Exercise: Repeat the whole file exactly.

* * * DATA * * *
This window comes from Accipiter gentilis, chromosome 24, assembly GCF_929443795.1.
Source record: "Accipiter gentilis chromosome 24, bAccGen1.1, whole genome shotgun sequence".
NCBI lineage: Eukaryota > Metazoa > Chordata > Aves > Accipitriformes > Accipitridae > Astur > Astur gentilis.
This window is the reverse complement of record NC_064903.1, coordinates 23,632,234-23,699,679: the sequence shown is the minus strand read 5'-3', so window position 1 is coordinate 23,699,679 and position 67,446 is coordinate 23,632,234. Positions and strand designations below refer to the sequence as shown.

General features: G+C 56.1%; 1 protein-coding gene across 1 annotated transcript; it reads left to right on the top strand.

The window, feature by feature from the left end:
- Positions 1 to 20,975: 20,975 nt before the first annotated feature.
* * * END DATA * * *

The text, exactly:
This window comes from Accipiter gentilis, chromosome 24, assembly GCF_929443795.1.
Source record: "Accipiter gentilis chromosome 24, bAccGen1.1, whole genome shotgun sequence".
NCBI lineage: Eukaryota > Metazoa > Chordata > Aves > Accipitriformes > Accipitridae > Astur > Astur gentilis.
This window is the reverse complement of record NC_064903.1, coordinates 23,632,234-23,699,679: the sequence shown is the minus strand read 5'-3', so window position 1 is coordinate 23,699,679 and position 67,446 is coordinate 23,632,234. Positions and strand designations below refer to the sequence as shown.

General features: G+C 56.1%; 1 protein-coding gene across 1 annotated transcript; it reads left to right on the top strand.

The window, feature by feature from the left end:
- Positions 1 to 20,975: 20,975 nt before the first annotated feature.